Land conflicts involving indigenous people have multiplied in Brazil over the last few months, generating greater tension and showing once again that the country's roughly 400,000 indigenous people still have a long way to go to win respect for their rights.
Hundreds of Tupinambá and Pataxó Indians occupied eight plots of land last week in Itajú de Colonia, in the southern part of the northeastern Brazilian state of Bahía, in an attempt to recover property that they claim as their own, but which was rewarded to landowners in judicial decisions.
The indigenous people, who complained that they had been the victims of attacks, threatened to destroy power lines in their bid to reclaim their land.
Slightly farther to the south, in the state of Espíritu Santo, around a dozen Indians were injured two weeks ago in a police operation that destroyed two villages on land that is the focus of a legal dispute with the Aracruz cellulose company.
Similar incidents have been seen in states ranging from the northernmost stretches of Brazil's Amazon jungle region to the southern state of Santa Catarina, where eight members of the Kaingang indigenous community were thrown into jail in December, accused of property invasion and aggression on a rural estate.
Compounding the problems over land disputes are reports of negligent medical care on the part of the governmental National Health Foundation, which according to the Catholic Indigenous Missionary Council (CIMI) has already led to the deaths of 10 children this year in the central state of Tocantins.
The vice-president of CIMI, Saulo Feitosa, told IPS that 39 indigenous people were murdered last year in Brazil by the police or landowners' hired gunmen, or in fights among indigenous people arising from their "being confined in small territories."
According to the group, a total of 241 members of indigenous communities have been murdered in the past 10 years.
CIMI also documented 136 deaths due to lack of medical attention, 44 due to child malnutrition, and 29 suicides in 2005.
The proliferation throughout the country of land conflicts involving indigenous people is a result of the government's slow place in demarcating indigenous reserves and ensuring their protection, said Feitosa.
He pointed to cases like the Raposa Serra del Sol reserve in the northern state of Roraima, where the demarcation process has been completed, but non-indigenous illegal occupants have not yet been removed from the territory, which has led to the persistence of legal disputes and physical attacks.
Efforts by the government of leftist President Luiz Inácio Lula da Silva to demarcate the pending areas are moving very slowly, at a rate of only six reserves a year, Feitosa complained.
At this pace, he said, it will take 45 years to demarcate all of the indigenous reserves, even though the president had promised to complete the entire process by the end of his term, in December 2006.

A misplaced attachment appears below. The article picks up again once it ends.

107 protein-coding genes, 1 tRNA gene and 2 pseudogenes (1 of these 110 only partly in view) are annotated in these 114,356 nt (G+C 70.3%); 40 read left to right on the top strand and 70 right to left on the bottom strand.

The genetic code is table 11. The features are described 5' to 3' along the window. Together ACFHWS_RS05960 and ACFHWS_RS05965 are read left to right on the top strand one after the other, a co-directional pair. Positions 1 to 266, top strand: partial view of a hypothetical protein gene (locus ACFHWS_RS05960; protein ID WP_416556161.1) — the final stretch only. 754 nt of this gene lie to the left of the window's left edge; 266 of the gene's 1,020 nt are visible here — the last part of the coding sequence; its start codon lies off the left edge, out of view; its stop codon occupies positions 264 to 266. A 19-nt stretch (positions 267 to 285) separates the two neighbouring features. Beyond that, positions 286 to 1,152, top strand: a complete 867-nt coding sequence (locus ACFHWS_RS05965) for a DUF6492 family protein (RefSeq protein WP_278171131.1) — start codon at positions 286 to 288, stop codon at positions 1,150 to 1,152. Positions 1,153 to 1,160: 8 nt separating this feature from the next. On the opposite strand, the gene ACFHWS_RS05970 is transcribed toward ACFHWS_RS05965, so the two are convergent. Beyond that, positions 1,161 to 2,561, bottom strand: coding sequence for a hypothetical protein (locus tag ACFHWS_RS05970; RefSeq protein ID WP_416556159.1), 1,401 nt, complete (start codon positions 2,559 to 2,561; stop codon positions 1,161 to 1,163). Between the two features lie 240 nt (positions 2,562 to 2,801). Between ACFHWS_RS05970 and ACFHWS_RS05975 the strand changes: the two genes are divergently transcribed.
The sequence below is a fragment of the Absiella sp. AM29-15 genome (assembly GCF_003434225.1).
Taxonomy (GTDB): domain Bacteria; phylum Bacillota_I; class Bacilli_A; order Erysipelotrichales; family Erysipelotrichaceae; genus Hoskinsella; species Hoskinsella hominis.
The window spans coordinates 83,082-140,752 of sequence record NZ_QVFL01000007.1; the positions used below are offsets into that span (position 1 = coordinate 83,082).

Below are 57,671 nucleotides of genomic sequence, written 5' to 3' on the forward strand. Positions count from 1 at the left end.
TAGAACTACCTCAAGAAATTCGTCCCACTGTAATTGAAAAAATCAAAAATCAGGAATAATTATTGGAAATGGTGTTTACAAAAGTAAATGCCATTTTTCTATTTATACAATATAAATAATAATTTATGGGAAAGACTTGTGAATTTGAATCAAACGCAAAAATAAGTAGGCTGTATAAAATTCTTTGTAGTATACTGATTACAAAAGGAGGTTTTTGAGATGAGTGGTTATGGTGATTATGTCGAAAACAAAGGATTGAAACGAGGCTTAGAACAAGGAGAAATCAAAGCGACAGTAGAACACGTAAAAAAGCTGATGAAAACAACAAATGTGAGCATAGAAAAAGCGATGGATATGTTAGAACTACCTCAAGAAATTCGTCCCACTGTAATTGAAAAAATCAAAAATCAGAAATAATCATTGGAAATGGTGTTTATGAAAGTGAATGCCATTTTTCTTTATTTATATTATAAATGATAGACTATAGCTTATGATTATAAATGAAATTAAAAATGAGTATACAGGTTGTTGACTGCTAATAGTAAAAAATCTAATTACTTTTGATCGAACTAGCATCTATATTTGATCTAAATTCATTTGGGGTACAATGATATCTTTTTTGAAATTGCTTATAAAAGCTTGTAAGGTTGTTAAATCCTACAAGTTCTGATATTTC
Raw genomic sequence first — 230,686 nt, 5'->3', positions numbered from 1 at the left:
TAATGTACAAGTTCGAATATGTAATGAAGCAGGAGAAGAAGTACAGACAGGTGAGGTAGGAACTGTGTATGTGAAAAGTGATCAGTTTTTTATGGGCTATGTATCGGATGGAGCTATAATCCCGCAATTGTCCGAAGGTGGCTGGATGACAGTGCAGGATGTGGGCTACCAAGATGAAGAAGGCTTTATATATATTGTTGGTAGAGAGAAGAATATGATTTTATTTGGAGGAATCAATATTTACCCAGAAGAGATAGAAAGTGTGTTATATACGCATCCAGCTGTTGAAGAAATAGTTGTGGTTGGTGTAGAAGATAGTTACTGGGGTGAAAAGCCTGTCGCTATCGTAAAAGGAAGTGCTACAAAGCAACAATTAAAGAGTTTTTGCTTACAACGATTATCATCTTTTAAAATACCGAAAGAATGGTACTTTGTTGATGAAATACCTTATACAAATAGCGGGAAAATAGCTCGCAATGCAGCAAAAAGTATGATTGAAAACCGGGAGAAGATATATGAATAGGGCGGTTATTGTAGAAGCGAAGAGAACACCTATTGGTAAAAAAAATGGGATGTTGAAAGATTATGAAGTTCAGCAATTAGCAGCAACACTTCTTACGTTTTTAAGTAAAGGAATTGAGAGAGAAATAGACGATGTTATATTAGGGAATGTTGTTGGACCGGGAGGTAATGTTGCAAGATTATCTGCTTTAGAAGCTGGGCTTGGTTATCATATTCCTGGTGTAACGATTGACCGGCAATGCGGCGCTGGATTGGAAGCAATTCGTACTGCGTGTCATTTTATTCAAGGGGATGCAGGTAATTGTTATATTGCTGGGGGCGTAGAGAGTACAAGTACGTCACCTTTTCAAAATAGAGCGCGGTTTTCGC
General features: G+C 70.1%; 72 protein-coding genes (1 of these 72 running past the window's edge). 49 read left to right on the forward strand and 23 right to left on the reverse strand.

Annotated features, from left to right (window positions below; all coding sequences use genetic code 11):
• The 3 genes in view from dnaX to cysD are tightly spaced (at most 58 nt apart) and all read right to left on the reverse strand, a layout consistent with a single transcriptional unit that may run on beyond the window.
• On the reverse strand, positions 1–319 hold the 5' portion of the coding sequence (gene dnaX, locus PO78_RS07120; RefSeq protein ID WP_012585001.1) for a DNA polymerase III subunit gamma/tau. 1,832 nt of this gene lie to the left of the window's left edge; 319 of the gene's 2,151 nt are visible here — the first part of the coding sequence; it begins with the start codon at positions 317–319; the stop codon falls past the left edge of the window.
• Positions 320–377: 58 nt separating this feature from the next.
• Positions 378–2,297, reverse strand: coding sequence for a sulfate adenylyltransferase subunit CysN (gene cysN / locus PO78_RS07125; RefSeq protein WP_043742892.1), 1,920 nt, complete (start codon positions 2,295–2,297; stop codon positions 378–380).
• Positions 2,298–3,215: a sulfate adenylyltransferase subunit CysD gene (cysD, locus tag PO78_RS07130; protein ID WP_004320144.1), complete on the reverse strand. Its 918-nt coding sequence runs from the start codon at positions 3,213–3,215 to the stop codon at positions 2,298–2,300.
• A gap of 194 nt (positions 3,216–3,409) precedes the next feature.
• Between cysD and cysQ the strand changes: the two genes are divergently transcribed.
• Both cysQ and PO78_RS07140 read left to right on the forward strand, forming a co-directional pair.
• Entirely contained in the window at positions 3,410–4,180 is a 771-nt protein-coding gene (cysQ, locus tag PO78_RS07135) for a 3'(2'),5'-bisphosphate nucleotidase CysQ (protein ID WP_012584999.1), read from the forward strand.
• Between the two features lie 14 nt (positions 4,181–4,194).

Reflecting the deterioration of relations between indigenous people and the government, five anthropologists resigned from their jobs in the National Foundation for Indigenous People (FUNAI), the government agency in charge of indigenous policies, on Tuesday. They formed part of a 14-member council of advisers.
In their letter of resignation, the anthropologists criticised the "outdated concepts" that orient FUNAI's actions, such as classifying indigenous groups as "uncultured" or "in the process of integration," or seeing their "absolutely legitimate grievances" as impertinent.
Indigenous people in this country of 185 million have organised in the last three decades, and have increasingly become a "political force," said Rubem de Almeida, one of the five anthropologists.
They have developed "specific strategies of struggle against incredibly strong forces," like landowners, many of whom are members of state or national parliaments, or large companies and corporations, he told IPS.
With the weakening of the state, it has become more and more difficult to resolve land issues, as observed in the rise in deforestation in the Amazon jungle and the growth of the movement of landless rural workers, he added.
That weakening was felt to an even greater degree in FUNAI, which in the past had policing powers, its own health services, and backing from the military, said the anthropologist.
But while there are difficulties on the agrarian reform front, efforts at "ethnodevelopment", encompassing assistance in education, agriculture and health tailored to indigenous groups in clearly demarcated reserves, can produce good results, said de Almeida.
He pointed to his experience with Guaraní Indians in Dourados, in the southwestern state of Mato Grosso do Sul, where indigenous children died of malnutrition last year.
In that case, a committee made up of representatives of eight government ministries has been successful in bringing about improvements, and in extending the benefits to neighbouring areas as well.
The government programmes involving the Guaraní, in which de Almeida has acted as an adviser, have shown that "it is possible to transform the reality of indigenous communities with few resources," he said.
But the anthropologist stressed that indigenous people cannot simply wait for mainstream society to become aware of their rights. Solutions, he said, will only come from their own initiative to change their relations with the rest of society.
The five anthropologists resigned in the midst of an outcry by indigenous organisations and indigenous rights groups over statements by FUNAI president Mercio Pereira Gomes, who said the judicial system should set limits to the territorial demands of indigenous groups, who in his view already have too much land.
Major indigenous demonstrations are scheduled for April, to coincide with FUNAI's National Conference for Indigenous Peoples. (END/2006)
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